Jordan-Young and Karkazis challenge murky definitions. They show how researchers define risk-taking through “weirdly narrow and also wildly divergent” behaviours, such as riding a motorcycle without a helmet. They cite a team that surveyed business students about their entrepreneurial experience and used a saliva sample to gauge their testosterone levels4. On the basis of these dubious data, the investigators concluded that those who had the highest levels, coupled with family business experience, were the most entrepreneurial.
When it comes to testosterone and aggression, the authors say that some of the most rigorous studies (double-blind, placebo-controlled) show no connection. What’s more, they write that even the investigators of studies that tie testosterone to violence acknowledge that the link is inconsistent and weak. Yet the idea that testosterone drives violence remains widely accepted and “grossly overblown”.
By setting the record straight, the authors build on their past record. Jordan-Young explored the evidence for putative neurological sex differences in the 2011 book Brain Storm; Karkazis demolished preconceptions about people who are intersex in her 2008 work Fixing Sex, which also explores the often disturbing history of ‘treatments’ for ‘ambiguous’ genitalia.
Although often academic in tone, the book is leavened by a welcome informality. The authors describe the link between testosterone and violence as a zombie: “a fact that seemingly can’t be killed with new research”. They personify testosterone as “T” and characterize their book as an “unauthorized biography”. An authorized biography, they note, “sweeps away all kinds of details and smooths over contradictions”. Theirs intends to pull back a veil that has obscured the field.
Still, I sometimes wanted more. In a chapter on ovulation, they quote a woman receiving fertility treatment who thinks that a therapy containing DHEA helped her to produce more eggs of higher quality. The authors note that the idea of testosterone aiding a woman’s fertility has been anathema to reproductive endocrinologists, but quote only one clinician. That left me wondering whether other clinicians were still reluctant, or if this were part of standard treatment. I wanted to hear from other fertility clinicians.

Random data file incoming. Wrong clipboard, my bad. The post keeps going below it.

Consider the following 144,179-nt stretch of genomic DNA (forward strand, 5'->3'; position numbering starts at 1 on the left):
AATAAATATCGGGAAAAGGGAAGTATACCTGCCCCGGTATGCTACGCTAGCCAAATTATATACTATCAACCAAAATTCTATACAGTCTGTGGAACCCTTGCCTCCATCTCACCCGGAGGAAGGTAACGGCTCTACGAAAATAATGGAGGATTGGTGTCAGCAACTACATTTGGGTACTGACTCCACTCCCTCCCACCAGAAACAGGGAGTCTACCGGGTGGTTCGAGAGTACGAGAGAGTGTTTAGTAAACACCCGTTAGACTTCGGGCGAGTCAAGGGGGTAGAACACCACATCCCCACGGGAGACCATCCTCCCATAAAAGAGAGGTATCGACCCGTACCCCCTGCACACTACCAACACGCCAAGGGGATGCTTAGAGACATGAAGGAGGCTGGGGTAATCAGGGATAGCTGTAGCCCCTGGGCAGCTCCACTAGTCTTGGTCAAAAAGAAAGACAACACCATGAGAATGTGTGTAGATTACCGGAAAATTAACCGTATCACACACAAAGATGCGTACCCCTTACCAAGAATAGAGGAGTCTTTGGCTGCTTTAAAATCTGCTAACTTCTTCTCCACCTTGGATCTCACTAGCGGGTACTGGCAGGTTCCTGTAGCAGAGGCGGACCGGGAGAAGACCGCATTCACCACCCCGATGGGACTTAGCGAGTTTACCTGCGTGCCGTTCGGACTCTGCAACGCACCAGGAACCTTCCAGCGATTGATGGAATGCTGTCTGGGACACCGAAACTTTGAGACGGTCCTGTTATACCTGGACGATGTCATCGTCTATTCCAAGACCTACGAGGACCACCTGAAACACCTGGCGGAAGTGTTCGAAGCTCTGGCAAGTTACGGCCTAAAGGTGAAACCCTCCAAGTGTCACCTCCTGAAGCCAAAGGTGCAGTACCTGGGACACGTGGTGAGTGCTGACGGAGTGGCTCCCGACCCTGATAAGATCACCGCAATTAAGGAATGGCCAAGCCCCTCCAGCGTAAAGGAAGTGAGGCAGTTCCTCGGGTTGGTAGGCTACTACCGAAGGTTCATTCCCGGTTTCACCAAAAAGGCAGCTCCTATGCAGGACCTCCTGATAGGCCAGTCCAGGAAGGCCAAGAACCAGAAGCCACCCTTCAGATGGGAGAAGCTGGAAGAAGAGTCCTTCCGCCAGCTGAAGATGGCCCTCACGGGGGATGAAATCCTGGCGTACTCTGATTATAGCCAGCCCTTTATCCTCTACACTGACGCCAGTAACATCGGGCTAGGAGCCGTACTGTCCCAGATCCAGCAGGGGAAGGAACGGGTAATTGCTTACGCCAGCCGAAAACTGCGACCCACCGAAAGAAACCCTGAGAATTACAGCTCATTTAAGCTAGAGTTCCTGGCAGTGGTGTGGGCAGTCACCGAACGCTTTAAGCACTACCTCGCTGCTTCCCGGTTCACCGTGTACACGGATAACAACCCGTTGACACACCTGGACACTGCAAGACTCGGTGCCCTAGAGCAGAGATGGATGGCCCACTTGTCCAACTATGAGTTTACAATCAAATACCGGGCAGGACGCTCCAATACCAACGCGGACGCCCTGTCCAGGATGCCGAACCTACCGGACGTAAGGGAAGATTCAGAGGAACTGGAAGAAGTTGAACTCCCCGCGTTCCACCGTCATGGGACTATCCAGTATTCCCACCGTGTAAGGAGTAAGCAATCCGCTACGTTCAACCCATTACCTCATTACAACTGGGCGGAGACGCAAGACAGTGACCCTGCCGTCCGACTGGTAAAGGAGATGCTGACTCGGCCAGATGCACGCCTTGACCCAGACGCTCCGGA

In the opening of the chapter on athleticism, the authors refer to a 2012 meeting with an endocrinologist who explains that testosterone rises sharply in response to intense exercise, but that responses vary among athletes. Then, they describe an interview with a second expert who tells them the opposite, and also says that some types of sports training might lower testosterone. I wanted to know who these experts were.
Moreover, although Jordan-Young and Karkazis are lively storytellers, every now and then an anecdote doesn’t jibe with the chapter’s content. For example, they start the discussion on risk-taking with a delightful account of 63-year-old Annie Edson Taylor, who in 1901 went over Niagara Falls on the US–Canadian border in a pickle barrel. That seems a literary stretch: we know nothing of Taylor’s hormonal state (except that because she was probably postmenopausal, her testosterone would have been low, and her oestrogen and progesterone certainly lower than before).
These quibbles, however, are minor in a deeply researched and thoughtful book that adds a fresh perspective to a growing body of work aiming to debunk myths about hormones.
Nature 574, 474-476 (2019)